The U.S. central bank is trying to find some form of “makeup” inflation strategy that works, Fed Chairman Jerome Powell said Tuesday.
“We are looking at all those make-up ideas to try to find a credible, practical, actionable, sort-of framework the public would understand and act on,” Powell said during a moderated discussion at the Council on Foreign Relations in New York.
Powell didn’t suggest that the decision had been made and the work had been completed, but he praised the idea, calling the thinking behind makeup strategies “fairly clever.”
The Fed strategic review has been led by Fed Vice Chairman Richard Clarida. The central bank is going to discuss makeup strategies and a wide range of other potential policy innovation during meetings over the second half of the year. Decisions might not be reached until 2020.
At the moment, the Fed has a 2% annual inflation target but the central bank does not take into account where inflation had been previously.
Under a “makeup” strategy, the Fed would take account of when the economy is weak and inflation is low, and “promise” to allow inflation to run a bit above target when the economy recovers.
Economic models show that, if the public finds this Fed promise credible, consumers would bring forward their spending plans, and thus help end the downturn in the economy.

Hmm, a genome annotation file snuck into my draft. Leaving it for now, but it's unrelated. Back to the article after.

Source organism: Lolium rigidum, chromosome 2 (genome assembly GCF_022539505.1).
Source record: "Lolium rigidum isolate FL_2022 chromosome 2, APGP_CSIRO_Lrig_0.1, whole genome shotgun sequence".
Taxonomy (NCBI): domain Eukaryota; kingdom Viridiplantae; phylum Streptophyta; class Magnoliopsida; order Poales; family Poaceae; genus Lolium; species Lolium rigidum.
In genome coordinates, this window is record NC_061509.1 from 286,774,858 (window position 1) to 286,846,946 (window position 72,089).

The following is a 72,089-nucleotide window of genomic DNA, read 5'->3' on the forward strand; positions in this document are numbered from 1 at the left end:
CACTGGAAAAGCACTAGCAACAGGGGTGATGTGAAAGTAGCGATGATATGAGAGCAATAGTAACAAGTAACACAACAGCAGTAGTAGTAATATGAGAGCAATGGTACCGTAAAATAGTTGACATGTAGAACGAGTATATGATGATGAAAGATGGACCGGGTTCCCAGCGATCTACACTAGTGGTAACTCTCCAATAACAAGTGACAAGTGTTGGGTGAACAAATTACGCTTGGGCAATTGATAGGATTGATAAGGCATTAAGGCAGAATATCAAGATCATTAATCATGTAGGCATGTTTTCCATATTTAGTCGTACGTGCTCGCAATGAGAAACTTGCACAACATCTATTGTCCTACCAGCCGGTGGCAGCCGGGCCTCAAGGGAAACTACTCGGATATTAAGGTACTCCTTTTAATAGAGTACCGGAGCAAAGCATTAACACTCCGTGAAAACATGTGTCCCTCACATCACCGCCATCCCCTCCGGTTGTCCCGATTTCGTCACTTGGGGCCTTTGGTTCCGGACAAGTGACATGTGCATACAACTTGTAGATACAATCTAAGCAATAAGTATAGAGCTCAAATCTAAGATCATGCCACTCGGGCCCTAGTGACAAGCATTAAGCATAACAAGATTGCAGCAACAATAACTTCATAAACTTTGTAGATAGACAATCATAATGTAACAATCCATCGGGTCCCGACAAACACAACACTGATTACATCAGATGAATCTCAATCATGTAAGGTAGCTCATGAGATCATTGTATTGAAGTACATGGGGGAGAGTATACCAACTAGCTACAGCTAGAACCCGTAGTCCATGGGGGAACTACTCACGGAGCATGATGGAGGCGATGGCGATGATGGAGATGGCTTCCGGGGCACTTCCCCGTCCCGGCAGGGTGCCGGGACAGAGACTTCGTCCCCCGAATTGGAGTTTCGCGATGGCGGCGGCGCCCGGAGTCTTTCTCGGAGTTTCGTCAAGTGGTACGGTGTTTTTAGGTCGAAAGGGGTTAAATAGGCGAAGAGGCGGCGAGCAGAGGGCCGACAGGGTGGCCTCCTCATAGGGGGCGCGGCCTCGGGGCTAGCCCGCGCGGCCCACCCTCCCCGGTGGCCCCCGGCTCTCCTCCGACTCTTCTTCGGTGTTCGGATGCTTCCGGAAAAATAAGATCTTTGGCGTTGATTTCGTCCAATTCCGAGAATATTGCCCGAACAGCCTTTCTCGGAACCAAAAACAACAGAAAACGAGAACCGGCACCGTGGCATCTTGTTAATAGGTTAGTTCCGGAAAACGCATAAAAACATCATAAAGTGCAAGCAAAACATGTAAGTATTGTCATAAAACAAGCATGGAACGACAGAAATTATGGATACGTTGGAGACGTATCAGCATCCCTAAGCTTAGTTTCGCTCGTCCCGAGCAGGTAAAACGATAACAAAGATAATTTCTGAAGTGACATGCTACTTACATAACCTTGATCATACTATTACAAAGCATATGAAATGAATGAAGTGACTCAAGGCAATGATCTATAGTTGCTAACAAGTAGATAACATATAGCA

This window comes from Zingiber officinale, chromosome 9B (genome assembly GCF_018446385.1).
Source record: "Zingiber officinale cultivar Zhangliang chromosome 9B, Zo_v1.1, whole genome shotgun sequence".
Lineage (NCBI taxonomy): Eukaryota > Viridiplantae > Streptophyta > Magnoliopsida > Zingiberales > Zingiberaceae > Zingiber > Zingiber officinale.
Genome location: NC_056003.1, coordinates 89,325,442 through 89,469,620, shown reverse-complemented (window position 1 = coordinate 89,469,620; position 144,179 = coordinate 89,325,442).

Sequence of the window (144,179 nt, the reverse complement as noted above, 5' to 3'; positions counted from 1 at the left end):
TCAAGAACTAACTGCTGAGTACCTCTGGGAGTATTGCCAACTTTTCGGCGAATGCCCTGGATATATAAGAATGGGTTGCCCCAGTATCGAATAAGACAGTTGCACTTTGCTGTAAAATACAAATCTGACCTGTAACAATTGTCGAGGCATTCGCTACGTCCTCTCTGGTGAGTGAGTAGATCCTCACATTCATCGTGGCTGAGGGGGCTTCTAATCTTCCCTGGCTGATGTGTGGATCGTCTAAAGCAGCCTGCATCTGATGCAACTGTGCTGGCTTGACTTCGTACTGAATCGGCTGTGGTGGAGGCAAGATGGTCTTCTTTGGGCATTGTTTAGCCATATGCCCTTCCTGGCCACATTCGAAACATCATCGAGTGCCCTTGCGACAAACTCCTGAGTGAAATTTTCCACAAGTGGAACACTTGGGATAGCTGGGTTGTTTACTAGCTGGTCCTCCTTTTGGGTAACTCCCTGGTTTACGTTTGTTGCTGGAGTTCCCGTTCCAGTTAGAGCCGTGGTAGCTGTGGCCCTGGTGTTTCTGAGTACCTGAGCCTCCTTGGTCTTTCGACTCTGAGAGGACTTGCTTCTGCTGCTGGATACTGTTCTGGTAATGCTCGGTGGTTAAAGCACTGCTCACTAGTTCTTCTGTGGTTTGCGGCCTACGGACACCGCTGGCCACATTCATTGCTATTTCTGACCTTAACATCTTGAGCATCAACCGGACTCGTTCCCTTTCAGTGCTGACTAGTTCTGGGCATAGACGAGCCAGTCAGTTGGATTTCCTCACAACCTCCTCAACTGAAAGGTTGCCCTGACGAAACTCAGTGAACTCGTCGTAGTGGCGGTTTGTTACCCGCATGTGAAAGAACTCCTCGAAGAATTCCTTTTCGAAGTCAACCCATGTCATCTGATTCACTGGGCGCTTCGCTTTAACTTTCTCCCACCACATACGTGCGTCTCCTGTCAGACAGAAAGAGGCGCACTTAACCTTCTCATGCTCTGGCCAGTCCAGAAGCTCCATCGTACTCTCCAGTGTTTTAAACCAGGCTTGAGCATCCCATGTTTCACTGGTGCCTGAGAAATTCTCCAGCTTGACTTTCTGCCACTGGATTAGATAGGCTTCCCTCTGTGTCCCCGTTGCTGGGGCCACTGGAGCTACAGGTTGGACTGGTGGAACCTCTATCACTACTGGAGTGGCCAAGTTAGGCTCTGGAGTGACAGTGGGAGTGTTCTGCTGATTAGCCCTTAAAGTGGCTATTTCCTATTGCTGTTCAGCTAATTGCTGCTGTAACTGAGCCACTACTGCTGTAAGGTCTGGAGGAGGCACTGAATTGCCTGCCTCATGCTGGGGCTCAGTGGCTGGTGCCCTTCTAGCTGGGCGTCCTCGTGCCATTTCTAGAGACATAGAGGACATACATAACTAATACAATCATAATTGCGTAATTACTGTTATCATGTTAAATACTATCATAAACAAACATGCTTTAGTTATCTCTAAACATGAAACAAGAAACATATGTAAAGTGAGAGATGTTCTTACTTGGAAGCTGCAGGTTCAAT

“The world is not a model…notwithstanding that, it is an interesting insight,” Powell said.
Some Fed officials question whether it is credible to promise make-up strategies.
“One needs to ask whether it is credible for policy makers to commit to keep interest rates low to make up for past shortfalls of inflation from target even when demand is growing strongly or to act to bring inflation down in the face of a supply shock by tightening policy even in the face of weak demand,” said Cleveland Fed President Loretta Mester in May.
Regarding interest-rate policy, the Fed chairman also said the central bank is grappling with how uncertainties over trade policy will slow the U.S. economy and thus call for policy accommodation.
And during his remarks, Powell expanded on his opposition to raising the Fed’s 2% inflation target to 4% as some prominent economists have championed. The Fed chief said Congress may wonder whether a 4% inflation target meets the statutory definition of “price stability.”
Stocks slipped on Tuesday as investors were disappointed Powell was not certain about the need for more central bank stimulus in the near future, with the Dow Jones Industrial Average DJIA, -0.67% down over 180 points.